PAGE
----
In August, Habib Bank Ltd (HBL), was fined a record $630 million for a Pakistani financial institution by the New York State Department of Financial Services (DFS) for noncompliance with state and federal anti-money laundering (AML) laws at its U.S. branch. However, DFS said that, for infringing laws designed to fight illegal money transfers, HBL will pay $225 million as part of a settlement agreement.
It was found that HBL failed to properly screen thousands of transactions and, as a result, facilitated payments for known criminals and sanctioned entities including billions of dollars through at least 13,000 transactions with a Saudi bank that reportedly has links to al Qaeda.
Along with agreeing to pay just over a third of the original sum and closing its New York City branch for failing to comply with New York’s anti-terrorism and AML laws, HBL must submit all of its transactions from periods dating back to October 2013 to a DFS investigation.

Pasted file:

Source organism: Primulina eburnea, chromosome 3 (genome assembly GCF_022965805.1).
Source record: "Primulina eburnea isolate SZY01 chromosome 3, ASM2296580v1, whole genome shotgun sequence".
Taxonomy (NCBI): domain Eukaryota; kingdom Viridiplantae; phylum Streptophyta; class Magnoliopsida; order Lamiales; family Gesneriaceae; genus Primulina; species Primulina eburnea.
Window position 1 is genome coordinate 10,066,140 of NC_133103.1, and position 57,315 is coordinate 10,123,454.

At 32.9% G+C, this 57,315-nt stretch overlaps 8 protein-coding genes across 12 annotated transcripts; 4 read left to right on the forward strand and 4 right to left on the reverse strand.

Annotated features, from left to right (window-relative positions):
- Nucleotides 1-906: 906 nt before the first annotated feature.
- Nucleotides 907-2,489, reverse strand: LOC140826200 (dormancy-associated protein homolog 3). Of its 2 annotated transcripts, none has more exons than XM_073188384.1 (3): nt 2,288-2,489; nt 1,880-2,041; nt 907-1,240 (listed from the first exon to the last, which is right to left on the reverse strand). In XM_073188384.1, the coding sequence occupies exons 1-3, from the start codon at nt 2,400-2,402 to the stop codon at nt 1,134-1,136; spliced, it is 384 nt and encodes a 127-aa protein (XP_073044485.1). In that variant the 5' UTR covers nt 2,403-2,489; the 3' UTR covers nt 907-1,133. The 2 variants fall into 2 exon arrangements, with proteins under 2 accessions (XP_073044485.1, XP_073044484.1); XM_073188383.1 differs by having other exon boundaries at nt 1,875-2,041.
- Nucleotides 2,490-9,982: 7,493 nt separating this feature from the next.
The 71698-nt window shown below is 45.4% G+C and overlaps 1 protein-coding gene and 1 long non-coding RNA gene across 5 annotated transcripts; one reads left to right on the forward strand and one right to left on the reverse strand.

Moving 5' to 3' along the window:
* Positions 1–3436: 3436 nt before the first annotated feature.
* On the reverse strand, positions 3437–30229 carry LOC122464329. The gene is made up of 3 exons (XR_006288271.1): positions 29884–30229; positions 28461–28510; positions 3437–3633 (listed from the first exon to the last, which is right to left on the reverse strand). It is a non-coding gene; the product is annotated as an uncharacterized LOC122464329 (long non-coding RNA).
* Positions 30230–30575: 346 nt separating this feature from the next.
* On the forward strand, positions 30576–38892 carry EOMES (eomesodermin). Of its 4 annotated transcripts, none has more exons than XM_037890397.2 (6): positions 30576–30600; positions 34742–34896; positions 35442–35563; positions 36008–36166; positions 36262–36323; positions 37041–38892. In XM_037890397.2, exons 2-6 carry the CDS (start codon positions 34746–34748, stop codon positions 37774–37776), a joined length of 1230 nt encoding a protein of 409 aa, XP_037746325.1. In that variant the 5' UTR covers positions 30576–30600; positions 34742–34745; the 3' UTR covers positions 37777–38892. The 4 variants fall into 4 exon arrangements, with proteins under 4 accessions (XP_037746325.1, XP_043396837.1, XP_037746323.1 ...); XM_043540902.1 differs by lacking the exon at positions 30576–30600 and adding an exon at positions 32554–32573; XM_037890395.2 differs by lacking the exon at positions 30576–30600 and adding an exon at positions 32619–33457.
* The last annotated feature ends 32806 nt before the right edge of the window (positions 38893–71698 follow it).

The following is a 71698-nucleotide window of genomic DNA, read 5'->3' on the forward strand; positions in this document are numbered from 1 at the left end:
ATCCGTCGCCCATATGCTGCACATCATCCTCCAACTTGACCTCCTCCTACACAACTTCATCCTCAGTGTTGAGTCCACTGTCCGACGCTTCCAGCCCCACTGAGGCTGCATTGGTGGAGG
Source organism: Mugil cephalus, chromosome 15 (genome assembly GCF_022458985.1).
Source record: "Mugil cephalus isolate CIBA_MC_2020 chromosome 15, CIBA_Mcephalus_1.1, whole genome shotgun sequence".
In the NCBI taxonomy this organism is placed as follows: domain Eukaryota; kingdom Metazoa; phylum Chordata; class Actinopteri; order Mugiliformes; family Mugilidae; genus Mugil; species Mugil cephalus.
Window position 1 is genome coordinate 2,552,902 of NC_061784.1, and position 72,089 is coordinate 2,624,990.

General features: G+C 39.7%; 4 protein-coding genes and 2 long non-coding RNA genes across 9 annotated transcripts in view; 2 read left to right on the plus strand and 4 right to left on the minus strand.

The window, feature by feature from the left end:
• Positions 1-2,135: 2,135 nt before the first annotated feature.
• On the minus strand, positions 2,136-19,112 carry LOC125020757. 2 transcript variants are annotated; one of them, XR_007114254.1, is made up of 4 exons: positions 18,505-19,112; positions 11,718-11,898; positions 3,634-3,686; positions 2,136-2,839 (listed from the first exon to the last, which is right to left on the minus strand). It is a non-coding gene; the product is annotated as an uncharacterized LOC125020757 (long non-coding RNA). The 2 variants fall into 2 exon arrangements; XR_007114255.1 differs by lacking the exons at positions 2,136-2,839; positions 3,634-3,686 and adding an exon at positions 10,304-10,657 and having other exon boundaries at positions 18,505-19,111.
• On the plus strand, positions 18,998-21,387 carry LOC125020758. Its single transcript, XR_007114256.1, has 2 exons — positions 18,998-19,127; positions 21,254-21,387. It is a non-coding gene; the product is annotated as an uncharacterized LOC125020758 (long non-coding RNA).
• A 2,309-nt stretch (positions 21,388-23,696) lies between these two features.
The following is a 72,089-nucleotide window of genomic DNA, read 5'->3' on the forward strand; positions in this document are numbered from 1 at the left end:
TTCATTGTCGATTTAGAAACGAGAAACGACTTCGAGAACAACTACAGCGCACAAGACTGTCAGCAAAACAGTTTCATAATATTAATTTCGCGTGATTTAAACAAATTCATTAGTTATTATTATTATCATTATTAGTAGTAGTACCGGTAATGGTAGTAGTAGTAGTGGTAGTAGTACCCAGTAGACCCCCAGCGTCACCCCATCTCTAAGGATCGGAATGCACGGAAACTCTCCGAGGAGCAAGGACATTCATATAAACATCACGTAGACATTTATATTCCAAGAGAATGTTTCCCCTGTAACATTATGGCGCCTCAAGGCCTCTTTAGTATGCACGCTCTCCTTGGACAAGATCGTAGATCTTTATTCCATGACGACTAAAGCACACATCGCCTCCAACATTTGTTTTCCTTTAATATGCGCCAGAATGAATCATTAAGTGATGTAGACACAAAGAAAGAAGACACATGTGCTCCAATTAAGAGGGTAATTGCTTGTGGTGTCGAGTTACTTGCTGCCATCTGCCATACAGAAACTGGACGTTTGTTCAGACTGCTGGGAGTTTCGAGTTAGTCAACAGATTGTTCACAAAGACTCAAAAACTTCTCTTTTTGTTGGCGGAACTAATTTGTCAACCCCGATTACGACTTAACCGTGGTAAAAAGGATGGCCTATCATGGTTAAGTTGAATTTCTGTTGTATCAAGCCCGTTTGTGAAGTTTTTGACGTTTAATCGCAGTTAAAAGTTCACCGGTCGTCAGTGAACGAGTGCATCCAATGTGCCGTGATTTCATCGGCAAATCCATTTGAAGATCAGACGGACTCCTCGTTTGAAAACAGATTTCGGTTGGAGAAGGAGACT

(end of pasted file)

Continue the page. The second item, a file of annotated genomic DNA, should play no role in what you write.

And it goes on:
HBL was given ample opportunities to correct weaknesses and deficiencies in its compliance program that allowed for these AML violations but failed to do so. DFS said they will not standby and let HBL leave the US without holding it accountable for its negligence, putting the financial services industry and the nation’s safety at risk.
HBL stated it is “committed to strengthening its compliance processes, operations and controls” throughout their 1,700 branches. As part of the settlement agreement, a court hearing scheduled for later this month has been canceled, and the DFS investigation will determine if further enforcement action is taken depending on its findings.
For the full story, click here.